human development, social justice and sustainable social systems
Knowledge Documentation, Capture and Accessibility
Why is this important?
KM entails a series of activities that support the conversion of tacit knowledge to explicit knowledge and back again to tacit in a series of exchanges known as the knowledge cycle. Individuals may have (tacit) knowledge without recognising the importance of it for others; however, effective KM facilitates the transfer and capture of knowledge through templates and processes. An organisation may have (explicit) knowledge captured in a form that few people can take in or are even aware of (e.g. a document which is inaccessibly long; a manual which no-one can locate), which limits opportunities for effective use. The objective of documentation, capturing and accessibility is to facilitate the transfer of tacit knowledge between individuals and to ensure that such knowledge, once made explicit, can be retrieved for the purpose of sharing and learning (see also knowledge transfer). Documentation, capture and storage is a vital part of effective knowledge sharing, transfer and co-creation.
NB: By documentation we mean any form of intentionally systematising explicit knowledge. This can be in any format – paper, electronic, audio, video, images, etc.
Desired Outcomes (linked to the Assessment Tool)
The organisation has a KM framework/strategy/improvement plan, which is:
The organisation has developed standard templates and/or processes for capturing information, knowledge and learning.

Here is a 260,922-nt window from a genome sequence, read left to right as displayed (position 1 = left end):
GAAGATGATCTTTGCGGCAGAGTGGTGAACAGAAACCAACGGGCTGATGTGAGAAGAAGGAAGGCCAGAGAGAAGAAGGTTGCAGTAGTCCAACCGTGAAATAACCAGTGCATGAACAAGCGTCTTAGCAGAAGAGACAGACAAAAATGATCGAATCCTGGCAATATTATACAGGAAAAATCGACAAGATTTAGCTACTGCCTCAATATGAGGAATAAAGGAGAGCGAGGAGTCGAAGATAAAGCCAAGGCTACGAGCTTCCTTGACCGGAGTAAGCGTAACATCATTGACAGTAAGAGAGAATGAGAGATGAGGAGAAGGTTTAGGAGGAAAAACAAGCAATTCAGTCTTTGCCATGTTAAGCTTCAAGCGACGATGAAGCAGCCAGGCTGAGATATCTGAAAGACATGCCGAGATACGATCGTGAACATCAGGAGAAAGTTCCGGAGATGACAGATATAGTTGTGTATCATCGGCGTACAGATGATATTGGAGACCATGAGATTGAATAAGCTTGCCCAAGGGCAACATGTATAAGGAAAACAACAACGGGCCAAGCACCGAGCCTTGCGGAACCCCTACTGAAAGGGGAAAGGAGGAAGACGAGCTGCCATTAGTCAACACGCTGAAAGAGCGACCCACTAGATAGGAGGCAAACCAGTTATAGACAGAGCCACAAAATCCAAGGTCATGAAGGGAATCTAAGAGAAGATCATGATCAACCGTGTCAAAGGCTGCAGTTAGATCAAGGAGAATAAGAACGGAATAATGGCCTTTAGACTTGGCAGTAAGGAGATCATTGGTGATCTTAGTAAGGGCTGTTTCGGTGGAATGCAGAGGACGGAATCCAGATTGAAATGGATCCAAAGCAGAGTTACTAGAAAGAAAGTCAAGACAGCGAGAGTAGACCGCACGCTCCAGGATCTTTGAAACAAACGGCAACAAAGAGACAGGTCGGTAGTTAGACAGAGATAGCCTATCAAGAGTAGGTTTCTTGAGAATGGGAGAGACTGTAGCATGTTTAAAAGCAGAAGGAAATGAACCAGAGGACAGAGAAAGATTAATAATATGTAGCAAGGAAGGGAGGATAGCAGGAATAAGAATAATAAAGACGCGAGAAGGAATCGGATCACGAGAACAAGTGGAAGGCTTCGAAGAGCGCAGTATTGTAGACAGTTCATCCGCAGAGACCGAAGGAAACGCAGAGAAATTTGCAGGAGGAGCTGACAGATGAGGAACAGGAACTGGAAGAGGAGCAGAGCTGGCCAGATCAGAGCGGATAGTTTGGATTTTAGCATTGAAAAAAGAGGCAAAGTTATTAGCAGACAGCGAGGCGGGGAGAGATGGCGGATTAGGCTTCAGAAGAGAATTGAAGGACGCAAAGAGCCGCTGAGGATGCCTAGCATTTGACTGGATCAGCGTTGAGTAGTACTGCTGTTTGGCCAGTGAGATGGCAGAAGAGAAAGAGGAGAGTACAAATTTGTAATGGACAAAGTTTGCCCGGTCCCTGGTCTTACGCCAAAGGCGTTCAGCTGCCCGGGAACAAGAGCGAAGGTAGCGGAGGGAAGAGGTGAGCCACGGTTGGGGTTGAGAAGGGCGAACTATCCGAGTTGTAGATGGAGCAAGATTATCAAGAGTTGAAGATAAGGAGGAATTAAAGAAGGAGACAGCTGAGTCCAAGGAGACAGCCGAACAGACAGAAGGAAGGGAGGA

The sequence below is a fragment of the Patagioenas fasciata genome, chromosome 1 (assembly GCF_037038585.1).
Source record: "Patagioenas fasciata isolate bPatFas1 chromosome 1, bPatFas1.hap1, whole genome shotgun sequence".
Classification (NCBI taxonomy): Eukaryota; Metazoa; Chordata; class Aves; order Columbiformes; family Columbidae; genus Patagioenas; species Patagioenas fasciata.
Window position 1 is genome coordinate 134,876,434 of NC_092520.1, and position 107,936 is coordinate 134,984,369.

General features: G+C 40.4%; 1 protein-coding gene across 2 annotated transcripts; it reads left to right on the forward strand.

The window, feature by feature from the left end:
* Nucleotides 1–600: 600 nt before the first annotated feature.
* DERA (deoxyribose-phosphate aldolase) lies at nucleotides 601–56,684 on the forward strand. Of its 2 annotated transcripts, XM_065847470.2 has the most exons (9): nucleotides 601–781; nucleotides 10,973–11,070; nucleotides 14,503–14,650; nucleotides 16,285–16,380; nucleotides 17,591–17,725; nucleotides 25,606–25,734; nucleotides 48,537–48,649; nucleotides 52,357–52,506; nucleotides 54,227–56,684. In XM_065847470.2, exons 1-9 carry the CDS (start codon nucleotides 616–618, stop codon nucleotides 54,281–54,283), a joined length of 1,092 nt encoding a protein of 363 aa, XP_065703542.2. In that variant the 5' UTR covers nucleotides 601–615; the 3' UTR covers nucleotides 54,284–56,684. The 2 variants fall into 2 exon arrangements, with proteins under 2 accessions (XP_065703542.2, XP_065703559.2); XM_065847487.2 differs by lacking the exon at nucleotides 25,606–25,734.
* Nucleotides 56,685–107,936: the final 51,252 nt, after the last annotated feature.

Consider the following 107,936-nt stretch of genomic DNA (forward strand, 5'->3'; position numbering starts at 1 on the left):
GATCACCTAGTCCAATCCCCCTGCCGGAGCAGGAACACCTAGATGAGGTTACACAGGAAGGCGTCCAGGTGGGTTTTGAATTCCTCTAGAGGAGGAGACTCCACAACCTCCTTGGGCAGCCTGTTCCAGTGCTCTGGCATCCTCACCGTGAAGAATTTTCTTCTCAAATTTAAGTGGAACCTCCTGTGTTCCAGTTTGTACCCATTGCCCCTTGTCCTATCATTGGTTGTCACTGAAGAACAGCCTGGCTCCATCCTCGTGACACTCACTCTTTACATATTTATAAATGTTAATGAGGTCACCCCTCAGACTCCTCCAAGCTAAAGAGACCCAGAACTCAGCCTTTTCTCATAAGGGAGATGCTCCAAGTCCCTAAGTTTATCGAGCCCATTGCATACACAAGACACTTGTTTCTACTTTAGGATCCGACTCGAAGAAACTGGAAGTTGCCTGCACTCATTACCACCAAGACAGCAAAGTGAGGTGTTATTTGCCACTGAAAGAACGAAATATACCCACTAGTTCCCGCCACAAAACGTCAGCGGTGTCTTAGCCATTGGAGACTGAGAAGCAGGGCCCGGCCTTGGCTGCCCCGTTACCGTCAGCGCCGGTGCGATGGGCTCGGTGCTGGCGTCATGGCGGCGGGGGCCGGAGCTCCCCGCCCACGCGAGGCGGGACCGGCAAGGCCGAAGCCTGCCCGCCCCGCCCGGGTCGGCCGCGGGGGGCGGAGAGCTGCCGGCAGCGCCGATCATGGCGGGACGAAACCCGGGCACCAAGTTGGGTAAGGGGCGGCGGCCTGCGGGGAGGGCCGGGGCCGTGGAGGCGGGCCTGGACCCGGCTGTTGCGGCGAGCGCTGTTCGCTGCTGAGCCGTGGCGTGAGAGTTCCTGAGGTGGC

Staff regularly use standard formats to capture relevant information and action points from workshops, trainings and meetings.
There is a well-structured, organisation-wide approach to storing documented information and knowledge so that it can be easily accessed and used.
Examples of actions/practices you can implement within your organisation and projects to develop and enhance knowledge documentation, capture and storage
Identify relevant types, formats and sources of information/data/knowledge that are meaningful and relevant to the team/organisation.
Identify the processes and moments where knowledge is used to generate new knowledge using the Knowledge Flow template (see under links to further guidance, tools and examples) and reflect on how this new knowledge is captured and used.
Devise and test tools and templates for information and knowledge capture with individual teams / KM champions
Develop a structure (taxonomy) for the classification of information/knowledge.
Audit existing systems to assess current structure, use and capabilities (e.g. tags, metadata).
Guidance, Tools and Case Studies from Member Organisations